When Child Faces Monsters- a book review
My Favorite Book As A Child
One of my most favorite illustrated books in my childhood was written and illustrated by Maurice Sendak. The book is Where The Wild Things Are . When I was just 4 years old, my Mom got the latest and the greatest for my siblings and me. We were avid readers thanks to our Mom. I learned how to read when I was four. I loved this book so much, I never lost it and the original that Mom bought us is still in my possession today. The only thing that was damaged over the years was its paper cover. The cover was important to the book because it bore the Caldecott Gold Medal Award Sticker from 1964. I enjoyed reading and showing this book to my own children as well.
The story is about a little boy who has a very active life of imagination and he always dresses up in the wolf costume at night to fend off the monsters in his room. His name is Max, and he decides to take his imaginary play into the family area of the house thus disrupting it. His Mom gets upset and sends him to bed without supper. The little boy then goes deep into his imagination which involves his relationship with all the monsters he has planned to conquer.
The artistic talents of Mr. Sendak are excellent and the characters in the book became so real to me as a little child. I had to also rely on my own imagination to become a part of the story in my own mind. And I was able to understand Max and his struggle with real life as he communicated with the different creatures on that imaginery island.
The Book Becomes A Movie
In the beginning of 2010, at my place of work, where I provide companionship to a wheeled chaired young lady, I was presented a DVD by her Mom. I was surprised that It was "Where The Wild Things Are." Of course my interest in viewing this film with my client was real. I was fascinated that the casting of the little boy who plays Max was excellent: He looks exactly like Max in the book. I was even more impressed with the artistry of the costuming and headdresses of the monsters in the film. Exactly like Maurice Sendak's illustrations. Only this time they are real to lifesize.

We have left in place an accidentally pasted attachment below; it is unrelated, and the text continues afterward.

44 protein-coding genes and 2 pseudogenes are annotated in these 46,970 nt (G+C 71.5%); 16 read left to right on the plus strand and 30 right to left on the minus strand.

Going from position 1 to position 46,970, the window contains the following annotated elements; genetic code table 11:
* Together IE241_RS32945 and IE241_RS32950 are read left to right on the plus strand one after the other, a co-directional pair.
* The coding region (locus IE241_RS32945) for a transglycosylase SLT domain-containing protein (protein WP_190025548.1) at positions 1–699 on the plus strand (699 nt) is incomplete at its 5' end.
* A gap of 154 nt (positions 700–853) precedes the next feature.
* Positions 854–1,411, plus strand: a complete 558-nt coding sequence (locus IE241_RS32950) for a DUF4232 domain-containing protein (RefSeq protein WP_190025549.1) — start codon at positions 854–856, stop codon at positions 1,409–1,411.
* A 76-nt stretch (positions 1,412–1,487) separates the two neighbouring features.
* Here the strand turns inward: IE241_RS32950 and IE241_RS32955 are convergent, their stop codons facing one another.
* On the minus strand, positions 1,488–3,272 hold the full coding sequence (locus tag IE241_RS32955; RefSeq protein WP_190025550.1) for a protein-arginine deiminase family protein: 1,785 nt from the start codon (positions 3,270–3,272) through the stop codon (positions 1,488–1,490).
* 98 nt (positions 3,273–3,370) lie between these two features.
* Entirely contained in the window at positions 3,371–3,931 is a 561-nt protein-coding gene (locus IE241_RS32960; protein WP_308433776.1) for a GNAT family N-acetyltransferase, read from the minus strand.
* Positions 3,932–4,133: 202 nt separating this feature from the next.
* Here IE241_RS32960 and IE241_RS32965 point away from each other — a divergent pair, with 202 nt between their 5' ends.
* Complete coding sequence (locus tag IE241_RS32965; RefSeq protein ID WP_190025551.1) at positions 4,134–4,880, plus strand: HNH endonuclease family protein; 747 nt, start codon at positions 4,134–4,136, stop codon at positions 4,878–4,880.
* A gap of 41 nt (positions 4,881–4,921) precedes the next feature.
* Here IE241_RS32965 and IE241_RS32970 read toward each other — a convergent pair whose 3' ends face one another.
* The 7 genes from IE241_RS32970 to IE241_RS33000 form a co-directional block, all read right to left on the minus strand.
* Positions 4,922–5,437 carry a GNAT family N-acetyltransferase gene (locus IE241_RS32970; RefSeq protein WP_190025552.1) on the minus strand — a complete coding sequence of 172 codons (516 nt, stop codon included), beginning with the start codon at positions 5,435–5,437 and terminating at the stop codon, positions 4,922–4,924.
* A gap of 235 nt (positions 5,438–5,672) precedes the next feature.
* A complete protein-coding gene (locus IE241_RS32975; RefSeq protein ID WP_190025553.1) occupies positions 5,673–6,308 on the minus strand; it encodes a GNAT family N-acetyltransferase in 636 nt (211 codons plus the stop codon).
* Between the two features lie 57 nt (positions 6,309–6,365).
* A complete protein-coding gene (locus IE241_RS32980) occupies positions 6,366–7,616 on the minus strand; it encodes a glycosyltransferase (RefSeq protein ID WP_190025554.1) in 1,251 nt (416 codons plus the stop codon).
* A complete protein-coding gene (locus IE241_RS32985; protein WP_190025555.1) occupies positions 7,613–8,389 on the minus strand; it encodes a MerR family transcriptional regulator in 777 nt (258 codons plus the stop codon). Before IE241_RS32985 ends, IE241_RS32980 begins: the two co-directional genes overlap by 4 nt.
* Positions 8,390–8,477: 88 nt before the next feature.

The movie starts out nothing like the book. The portrayal of Max is a child who is always being picked on by other kids, and he also is a menace in his home, stealing from his sibling and not behaving well in front of his Mom. In the movie, Max's Mom is portrayed as someone who is always preoccupied with her life, and her career, spending more time with her significant other than with her own children. So based on the screenplay scenario, it looks pretty explainable that there are psychological reasons why Max acts out and goes into an imaginery world. In the picture book that I so have loved in childhood did not illustrate these other details that the movie provides.
The portrayal of Max as a "Conqueror" on the island of Wild Things and that he is considered "King", and all the Wild Things have to listen to him and do what he says. As I watched the movie version of my favorite child's book, I told myself, the screenplay author has portrayed Max as a little boy with what I learned in Psychiatric nurses training as schizophrenic personality traits. And the "Wild Things" were portrayed as other components of his life such as Fear, Anger, Depression and Frustration. Then there was the "Wild Thing" who provided the Mother's image. He actually learned to reason with himself and is finally convinced that he is to return back home.
In the end of the story, and in the end of the movie, Max comes home to his mother who has finally decided to give him something to eat. Max smiles, and finally is a calm little boy who doesn't need to tantrum anymore.
I still Love the story and the illustrations that Maurice Sendak produced in 1963. I think the movie producers embellished on the story for making the body of the story more up to date and realistic. All in all, I would recommend the original book to all Moms of little adventurous, imaginative children. And to leave the movie Version alone.
Who Is Maurice Sendak?
MAURICE SENDAK was born on June 10, 1928 in Brooklyn, New York. Born of immigrant Jewish parents who were Polish. Walt Disney production of Fantasia is what inspired him to be an illustrator. His list of works is too numerous to count. He even worked with the Children's Television Network to assist in the development of Sesame Street.
Where The Wild Things Are will continue to be on my Bookshelf when the Grandchildren are born.
(All info about the author from Wikepedia.com)
Maurice Sendak, May you rest in peace
Today when the news on television started, one of the first features was that Maurice Sendak has passed away at the age of 83. He has died from complications of a stroke. Maurice was loved by many for his children's books, especially the book, Where The Wild Things Are. I remember his other books which my Mom loved as well. I will want to purchase his books even more now for when I can read to my future grandchildren. The stories and the artwork from his books are wonderful and his talent will definitely be missed.